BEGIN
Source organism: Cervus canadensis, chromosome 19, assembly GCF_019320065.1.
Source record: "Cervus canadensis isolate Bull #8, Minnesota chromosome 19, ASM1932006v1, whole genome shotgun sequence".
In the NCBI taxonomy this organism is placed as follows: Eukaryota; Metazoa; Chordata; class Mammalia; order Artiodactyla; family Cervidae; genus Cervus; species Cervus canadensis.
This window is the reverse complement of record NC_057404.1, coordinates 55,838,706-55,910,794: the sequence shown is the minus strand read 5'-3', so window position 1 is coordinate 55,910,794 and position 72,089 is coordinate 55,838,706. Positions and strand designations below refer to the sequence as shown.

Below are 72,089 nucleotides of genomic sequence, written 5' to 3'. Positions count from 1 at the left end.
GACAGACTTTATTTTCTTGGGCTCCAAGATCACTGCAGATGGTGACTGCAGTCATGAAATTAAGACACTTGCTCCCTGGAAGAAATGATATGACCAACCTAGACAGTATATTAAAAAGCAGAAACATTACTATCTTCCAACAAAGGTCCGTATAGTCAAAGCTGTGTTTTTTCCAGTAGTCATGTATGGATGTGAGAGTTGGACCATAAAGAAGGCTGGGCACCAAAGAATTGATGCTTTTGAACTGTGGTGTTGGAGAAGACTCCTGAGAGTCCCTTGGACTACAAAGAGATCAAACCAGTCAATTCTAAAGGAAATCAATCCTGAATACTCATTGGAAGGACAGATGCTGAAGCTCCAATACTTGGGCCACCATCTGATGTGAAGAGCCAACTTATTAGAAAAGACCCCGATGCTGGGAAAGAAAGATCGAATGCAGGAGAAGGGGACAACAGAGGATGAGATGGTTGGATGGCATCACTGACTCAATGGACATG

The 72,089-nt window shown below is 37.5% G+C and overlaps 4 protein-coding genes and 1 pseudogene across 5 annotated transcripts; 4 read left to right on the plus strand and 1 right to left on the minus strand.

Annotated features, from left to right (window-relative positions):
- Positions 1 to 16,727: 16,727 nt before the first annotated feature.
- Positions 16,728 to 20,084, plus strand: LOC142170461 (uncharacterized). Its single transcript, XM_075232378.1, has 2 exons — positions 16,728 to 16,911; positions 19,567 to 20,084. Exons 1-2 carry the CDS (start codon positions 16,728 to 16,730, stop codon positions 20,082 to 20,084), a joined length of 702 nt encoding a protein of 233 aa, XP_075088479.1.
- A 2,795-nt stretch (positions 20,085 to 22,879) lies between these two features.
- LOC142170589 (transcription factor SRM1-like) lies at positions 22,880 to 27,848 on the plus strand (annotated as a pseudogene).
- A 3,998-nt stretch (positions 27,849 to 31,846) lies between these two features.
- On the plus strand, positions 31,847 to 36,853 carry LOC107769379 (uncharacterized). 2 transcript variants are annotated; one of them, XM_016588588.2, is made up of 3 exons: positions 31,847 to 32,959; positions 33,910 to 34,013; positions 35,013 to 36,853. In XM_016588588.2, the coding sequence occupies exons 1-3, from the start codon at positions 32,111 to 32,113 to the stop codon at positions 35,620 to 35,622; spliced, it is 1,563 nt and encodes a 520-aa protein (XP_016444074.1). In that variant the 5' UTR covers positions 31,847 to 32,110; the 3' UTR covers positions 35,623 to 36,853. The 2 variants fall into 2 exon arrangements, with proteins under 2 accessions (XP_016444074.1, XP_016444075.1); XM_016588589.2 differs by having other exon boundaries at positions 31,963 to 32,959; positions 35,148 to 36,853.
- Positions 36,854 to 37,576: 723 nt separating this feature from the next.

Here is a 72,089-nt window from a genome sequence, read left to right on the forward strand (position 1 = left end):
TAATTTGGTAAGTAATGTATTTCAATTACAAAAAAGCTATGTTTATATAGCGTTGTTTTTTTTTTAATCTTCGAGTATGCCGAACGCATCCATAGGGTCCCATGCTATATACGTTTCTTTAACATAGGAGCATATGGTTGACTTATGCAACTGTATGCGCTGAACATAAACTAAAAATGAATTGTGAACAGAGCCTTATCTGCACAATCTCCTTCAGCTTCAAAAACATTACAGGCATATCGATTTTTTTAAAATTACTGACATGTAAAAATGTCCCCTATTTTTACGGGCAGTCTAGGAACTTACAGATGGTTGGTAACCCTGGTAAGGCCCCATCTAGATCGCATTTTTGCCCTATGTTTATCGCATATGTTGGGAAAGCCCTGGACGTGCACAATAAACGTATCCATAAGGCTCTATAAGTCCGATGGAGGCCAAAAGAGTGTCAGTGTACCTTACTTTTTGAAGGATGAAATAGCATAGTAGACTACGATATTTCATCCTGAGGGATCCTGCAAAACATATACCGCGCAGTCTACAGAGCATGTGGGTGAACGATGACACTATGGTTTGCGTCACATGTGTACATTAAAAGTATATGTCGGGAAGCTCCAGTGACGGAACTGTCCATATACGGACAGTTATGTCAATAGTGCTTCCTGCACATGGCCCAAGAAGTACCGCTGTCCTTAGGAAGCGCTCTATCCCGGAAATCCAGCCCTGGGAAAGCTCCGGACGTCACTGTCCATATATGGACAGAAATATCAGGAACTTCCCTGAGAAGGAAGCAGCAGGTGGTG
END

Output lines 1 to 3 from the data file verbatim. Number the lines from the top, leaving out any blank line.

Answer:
Source organism: Cervus canadensis, chromosome 19, assembly GCF_019320065.1.
Source record: "Cervus canadensis isolate Bull #8, Minnesota chromosome 19, ASM1932006v1, whole genome shotgun sequence".
In the NCBI taxonomy this organism is placed as follows: Eukaryota; Metazoa; Chordata; class Mammalia; order Artiodactyla; family Cervidae; genus Cervus; species Cervus canadensis.